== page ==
The Invisible Man He really hadn’t meant to burn the place down. It was a joke, something to get her attention. Yet, the fire raged, the sirens screamed and the police lights flashed. Nothing ever turned out the way he thought it would. Maybe he should try a different approach. If she survived, he’d simply ask her out.
The older I get, the more I realize the importance of positive thinking; you know, walking in the sunshine and avoiding the shadows in our minds. We gaze into the future and wonder what lies beyond the little bit we can see. Our economy is terrible, the housing market is failing, businesses and families are sinking quicker than life preservers can reach them, and health care is no longer affordable. It’s a frightening time for everyone let alone for us baby boomers. Looking forward to retirement was supposed to be fun. That was back in the days when we thought we actually could retire. It’s getting more difficult to imagine living on investments that have all but disappeared and social security than is anything but secure. Social what? Did you say security? Yet when we get right down to it, we all have a choice to make and it is a decision that will affect the rest of our lives. The choice is: how will we decide to view life. Is the glass half full or is it half empty?
The rain was really coming down the other day, all day long. I wondered what my neighbor would say the measurable rainfall was. That’s her thing; measurable rainfall. It got me thinking about how many things we measure in life and by what variable of standards. For instance, the value of a new car is often measured by the name of the manufacturer and what the price tag says. The quality of a school is measured by the economics of the neighborhood it serves. Gourmet brownies are measured by the richness of the chocolate and butter used in the ingredients. We, as mere human beings, measure each other up for all kinds of criteria. The desirableness of a suitor may be measured by his income, his looks, his weight, or his age. Woman are far too often measured strictly by appearance. Friendships are often measured by how much time is spent together, or by favors that are granted or gifts given and received. They are too often valued by what one person can do for another as far as socially advancing another, or advancing them professionally. There are work friends, church friends, shopping friends and work out friends, all working…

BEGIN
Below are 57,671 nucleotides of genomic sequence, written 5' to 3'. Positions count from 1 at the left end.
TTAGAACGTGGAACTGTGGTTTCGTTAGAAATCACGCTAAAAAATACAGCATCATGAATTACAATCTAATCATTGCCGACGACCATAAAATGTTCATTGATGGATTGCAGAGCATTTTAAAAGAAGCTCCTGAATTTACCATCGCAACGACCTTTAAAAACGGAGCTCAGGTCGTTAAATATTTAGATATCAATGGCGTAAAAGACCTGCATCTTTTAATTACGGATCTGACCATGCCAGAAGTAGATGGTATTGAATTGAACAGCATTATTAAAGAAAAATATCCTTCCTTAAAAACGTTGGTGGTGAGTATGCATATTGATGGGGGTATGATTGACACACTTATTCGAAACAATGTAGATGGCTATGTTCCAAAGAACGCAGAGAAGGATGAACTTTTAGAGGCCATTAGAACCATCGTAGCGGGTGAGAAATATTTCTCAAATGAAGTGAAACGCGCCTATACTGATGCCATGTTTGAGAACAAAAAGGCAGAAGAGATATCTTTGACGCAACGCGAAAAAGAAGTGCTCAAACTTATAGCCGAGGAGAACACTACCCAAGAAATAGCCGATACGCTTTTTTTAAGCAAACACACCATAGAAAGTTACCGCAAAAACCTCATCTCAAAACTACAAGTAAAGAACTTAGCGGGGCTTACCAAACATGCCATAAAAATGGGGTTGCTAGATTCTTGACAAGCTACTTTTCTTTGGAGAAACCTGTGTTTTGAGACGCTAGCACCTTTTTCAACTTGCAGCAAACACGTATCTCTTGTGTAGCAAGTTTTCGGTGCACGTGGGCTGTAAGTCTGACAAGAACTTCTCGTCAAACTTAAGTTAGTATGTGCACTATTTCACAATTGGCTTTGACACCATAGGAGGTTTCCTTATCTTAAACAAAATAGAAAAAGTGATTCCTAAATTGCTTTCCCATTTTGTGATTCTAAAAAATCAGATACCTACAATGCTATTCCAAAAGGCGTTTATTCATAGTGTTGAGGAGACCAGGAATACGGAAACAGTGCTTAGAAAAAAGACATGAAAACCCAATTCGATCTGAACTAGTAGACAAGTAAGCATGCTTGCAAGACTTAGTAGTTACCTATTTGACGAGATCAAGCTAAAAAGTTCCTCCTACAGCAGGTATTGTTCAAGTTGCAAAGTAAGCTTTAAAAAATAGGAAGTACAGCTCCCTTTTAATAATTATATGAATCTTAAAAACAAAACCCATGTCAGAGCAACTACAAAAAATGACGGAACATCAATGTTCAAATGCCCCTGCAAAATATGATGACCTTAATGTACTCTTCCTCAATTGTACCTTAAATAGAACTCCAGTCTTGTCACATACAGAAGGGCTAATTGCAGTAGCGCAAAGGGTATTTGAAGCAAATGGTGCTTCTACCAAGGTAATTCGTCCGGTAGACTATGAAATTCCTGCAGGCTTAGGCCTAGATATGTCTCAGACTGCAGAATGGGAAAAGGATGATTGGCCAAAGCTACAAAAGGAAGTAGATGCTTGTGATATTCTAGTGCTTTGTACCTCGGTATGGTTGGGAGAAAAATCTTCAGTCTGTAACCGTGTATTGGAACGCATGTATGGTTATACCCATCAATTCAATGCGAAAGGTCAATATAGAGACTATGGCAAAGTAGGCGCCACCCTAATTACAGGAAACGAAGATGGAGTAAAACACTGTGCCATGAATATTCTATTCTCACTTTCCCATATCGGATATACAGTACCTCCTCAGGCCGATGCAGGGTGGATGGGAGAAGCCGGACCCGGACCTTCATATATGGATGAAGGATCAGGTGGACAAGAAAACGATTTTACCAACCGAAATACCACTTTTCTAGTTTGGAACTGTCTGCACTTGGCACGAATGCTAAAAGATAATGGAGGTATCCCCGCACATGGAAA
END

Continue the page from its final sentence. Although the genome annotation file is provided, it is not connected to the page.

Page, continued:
They have grown thick and fuzzy, these cob webs in my head. Not only that, but our damp Pacific Northwest winters present the grave danger of mold entering into the equation. Can you imagine? Moldy cob webs hanging out in our heads? I know it’s happening to me and I know what a dangerous outcome this could have if something isn’t done about it soon. My thoughts are becoming stale. Boring thoughts lacking essential energy and creativity. Useless thoughts void of anything positive or inspirational. Old cold moldy thoughts held prisoner in a cob webby head. All that can be done is to locate a magic feather duster, one that enters our damp webbed brains on a warm breeze and sweeps away the cob webs while drying out all the mold. It’s somewhere to be found- somewhere on this planet of ours. The duster is made from soft colorful feathers plucked from the tails of birds of paradise. It wafts through our heads ever so gently, carefully sweeping the thick sticky webs from side to side. Given enough time,at least a week, the webs will all be dusted away and the mold will dry out. Our thinking will be crystal…
Enter the long dark days of winter. The wind blows in great gusts of frigid air carrying rain drops and ice crystals. They slap across my face in the early morning trek down the road with my dogs who run for cover under parked cars and boats bundled in canvas and tarps. The sting causes me to pull my wool scarf up over my mouth and nose. I wish I would have thought to protect my eyes with some kind of goggle. It’s miserable. GET ME OUT OF HERE ! It’s time for Mexico. Oh, yeah. MEXICO. I don’t care what I have to do. I’ll strap myself to the wing of a plane if I have to. I’ll wear the goggles. I’ll be fine. I can feel it now; warm sand under my bare feet. Waves rushing up and covering us in warm salt water. The infinite pool, sparkling bright blue, just as blue as the sky. I’m going. I’m not sure how or when, but I’m going. Later, Mary Ann